a Russian President Vladimir Putin has spent months concentrating hundreds of thousands of troops along Russia’s – as well as Belarus’ – border with Ukraine, always denying any intention of crossing it and stating repeatedly that it was just a pre-scheduled military exercise.
Then, on February 24, Russia’s military offensive began on three fronts — the third being the pro-Russian separatist eastern Ukraine, where fighting has taken place since 2014, the year Russia annexed Ukraine’s Crimea — out of necessity. . “Disarm and discredit” the neighboring country for the sake of Russia’s security and, above all, out of fear of Kyiv’s rapprochement with NATO (the North Atlantic Treaty Organization, the Western defense bloc) and the European Union.
Nearly ten months later, this war has caused not only Europe’s most serious security crisis since the Cold War, with threats of nuclear weapons from Putin – not always veiled – but also, according to the United Nations, the largest refugee crisis. Since World War II (1939-1945): Of the 44 million inhabitants of Ukraine, more than 14 million have fled and a growing number of civilian and military deaths.
According to the United Nations High Commissioner for Human Rights, at this time when winter is approaching, and Russia has stepped up the bombing of energy production infrastructure so that millions succumb to the cold and the country surrenders, 17.7 million Ukrainians need humanitarian aid and 9.3 million need food. Aid and shelter.
After annexing Crimea, which he considered historically part of Russian territory (ceded to Ukraine in 1954 by the then Soviet leader, Nikita Khrushchev), Putin, whose offensive proved to be much longer, more exhausting, and costly than he had anticipated. However, four other regions of Ukrainian territory had already been annexed – Donetsk, Luhansk, Kherson and Zaporizhia (where Europe’s largest nuclear power plant is located, which had been under Russian control for several months and had been the target of so many bombings that it raised fears of a nuclear catastrophe worse than Chernobyl, in 1986) – and declared that there would be no peace negotiations unless these lands were internationally recognized as Russian.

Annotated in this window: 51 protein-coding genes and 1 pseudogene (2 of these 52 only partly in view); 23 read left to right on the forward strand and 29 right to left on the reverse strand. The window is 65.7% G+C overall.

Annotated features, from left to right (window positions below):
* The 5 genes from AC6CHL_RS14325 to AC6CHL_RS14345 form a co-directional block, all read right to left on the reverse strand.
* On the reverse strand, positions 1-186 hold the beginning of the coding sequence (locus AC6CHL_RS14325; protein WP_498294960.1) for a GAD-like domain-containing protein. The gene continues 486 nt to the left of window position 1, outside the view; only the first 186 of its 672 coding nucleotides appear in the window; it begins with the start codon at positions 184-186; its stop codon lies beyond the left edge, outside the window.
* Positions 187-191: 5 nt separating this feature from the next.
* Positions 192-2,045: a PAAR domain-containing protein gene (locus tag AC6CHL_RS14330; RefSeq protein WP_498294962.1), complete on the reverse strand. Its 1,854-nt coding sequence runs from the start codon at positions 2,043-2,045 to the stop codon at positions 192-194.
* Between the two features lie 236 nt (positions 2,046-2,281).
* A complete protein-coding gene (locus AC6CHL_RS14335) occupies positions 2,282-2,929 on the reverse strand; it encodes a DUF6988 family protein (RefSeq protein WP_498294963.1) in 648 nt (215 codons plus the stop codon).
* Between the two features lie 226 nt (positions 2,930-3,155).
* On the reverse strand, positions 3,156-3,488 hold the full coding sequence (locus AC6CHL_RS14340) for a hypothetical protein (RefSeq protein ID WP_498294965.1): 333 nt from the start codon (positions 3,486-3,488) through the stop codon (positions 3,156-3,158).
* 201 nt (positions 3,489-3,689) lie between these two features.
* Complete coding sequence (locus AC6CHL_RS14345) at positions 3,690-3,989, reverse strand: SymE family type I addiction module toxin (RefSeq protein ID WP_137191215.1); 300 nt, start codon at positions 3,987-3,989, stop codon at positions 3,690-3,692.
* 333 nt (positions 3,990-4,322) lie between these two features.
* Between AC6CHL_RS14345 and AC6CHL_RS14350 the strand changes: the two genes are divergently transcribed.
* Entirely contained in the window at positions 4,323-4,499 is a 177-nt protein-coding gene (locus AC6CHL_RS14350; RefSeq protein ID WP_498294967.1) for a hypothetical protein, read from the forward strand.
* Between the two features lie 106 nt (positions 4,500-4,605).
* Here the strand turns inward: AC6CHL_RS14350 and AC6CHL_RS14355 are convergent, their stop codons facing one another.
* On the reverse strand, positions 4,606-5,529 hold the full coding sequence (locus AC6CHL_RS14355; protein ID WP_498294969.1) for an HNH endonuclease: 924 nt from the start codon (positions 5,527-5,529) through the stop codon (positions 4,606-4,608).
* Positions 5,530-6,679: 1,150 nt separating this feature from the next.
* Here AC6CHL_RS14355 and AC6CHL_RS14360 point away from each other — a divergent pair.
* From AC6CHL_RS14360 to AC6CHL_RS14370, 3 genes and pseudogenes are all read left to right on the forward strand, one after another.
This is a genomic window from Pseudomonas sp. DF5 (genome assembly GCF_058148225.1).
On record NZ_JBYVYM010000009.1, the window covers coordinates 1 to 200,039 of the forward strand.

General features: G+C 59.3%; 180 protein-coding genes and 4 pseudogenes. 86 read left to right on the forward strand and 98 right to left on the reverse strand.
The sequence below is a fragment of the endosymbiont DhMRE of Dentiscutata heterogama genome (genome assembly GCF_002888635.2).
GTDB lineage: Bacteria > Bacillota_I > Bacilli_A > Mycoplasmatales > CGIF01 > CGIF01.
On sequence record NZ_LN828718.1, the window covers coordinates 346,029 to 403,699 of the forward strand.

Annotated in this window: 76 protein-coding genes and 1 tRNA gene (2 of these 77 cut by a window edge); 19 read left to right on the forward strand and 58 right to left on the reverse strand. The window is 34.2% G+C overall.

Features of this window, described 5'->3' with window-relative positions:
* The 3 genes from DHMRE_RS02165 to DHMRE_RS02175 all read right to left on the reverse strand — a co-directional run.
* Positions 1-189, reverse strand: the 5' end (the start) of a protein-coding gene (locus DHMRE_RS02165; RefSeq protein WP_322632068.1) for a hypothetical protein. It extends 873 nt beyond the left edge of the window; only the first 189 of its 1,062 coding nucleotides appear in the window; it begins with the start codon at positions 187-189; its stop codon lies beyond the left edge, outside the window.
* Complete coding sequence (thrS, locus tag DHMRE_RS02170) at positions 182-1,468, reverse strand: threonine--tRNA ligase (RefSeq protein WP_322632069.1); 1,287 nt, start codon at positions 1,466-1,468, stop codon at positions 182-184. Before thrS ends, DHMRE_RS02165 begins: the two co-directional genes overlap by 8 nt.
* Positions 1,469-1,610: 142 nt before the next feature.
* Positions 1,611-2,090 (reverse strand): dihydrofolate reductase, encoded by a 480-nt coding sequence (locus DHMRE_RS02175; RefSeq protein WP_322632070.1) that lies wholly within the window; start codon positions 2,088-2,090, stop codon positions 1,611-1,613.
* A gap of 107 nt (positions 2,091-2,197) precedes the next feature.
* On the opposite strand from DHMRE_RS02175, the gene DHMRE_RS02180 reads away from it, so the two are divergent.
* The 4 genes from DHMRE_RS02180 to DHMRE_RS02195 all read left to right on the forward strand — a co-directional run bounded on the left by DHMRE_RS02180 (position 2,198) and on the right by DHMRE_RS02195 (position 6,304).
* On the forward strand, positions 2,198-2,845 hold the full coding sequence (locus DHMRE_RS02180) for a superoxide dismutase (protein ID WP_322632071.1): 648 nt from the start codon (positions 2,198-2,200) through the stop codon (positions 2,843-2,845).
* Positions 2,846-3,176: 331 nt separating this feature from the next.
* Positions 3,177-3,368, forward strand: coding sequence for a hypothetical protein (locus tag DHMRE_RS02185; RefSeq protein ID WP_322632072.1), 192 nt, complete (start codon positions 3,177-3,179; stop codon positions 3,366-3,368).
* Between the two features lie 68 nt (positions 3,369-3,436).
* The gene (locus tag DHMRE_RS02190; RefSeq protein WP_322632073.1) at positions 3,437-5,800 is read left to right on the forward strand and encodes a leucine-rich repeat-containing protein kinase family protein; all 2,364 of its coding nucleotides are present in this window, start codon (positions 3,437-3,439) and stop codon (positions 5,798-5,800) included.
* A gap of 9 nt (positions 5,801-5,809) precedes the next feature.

The invasion also led to economic sanctions against Moscow and the European need to find alternatives to Russian oil and gas, which foresaw an unprecedented commitment to renewable energies.
The Ukrainian President, Volodymyr Zelensky, has been repeating requests for assistance to Western countries in order to continue to repel the Russian forces, which, after a period of withdrawal and the withdrawal of forces from some regions of the country, have returned to forcefully bombing several cities. Among them is the capital, Kyiv.
So far, much of the international community has condemned Putin’s initiative to invade an independent country and target civilians – with more than 400 cases of war crimes identified by the UN and more than 48,000 ongoing investigations – and has agreed to several packages of which help Ukraine. By sending weapons and military equipment and imposing economic sanctions on Russia.
As for military aid, the United States has promised Ukraine to send Patriot missiles in 2023 and Ukrainian soldiers are being trained to deal with them.
Putin responded by saying that if the Patriot missiles were provided “there will be consequences”, having already asserted that Russia could use atomic weapons if attacked first.
According to some political analysts, the Third World War has already started, albeit in a fragmented way, in a new way that has not yet included official declarations of war, although hostile blocs have been formed for a long time.
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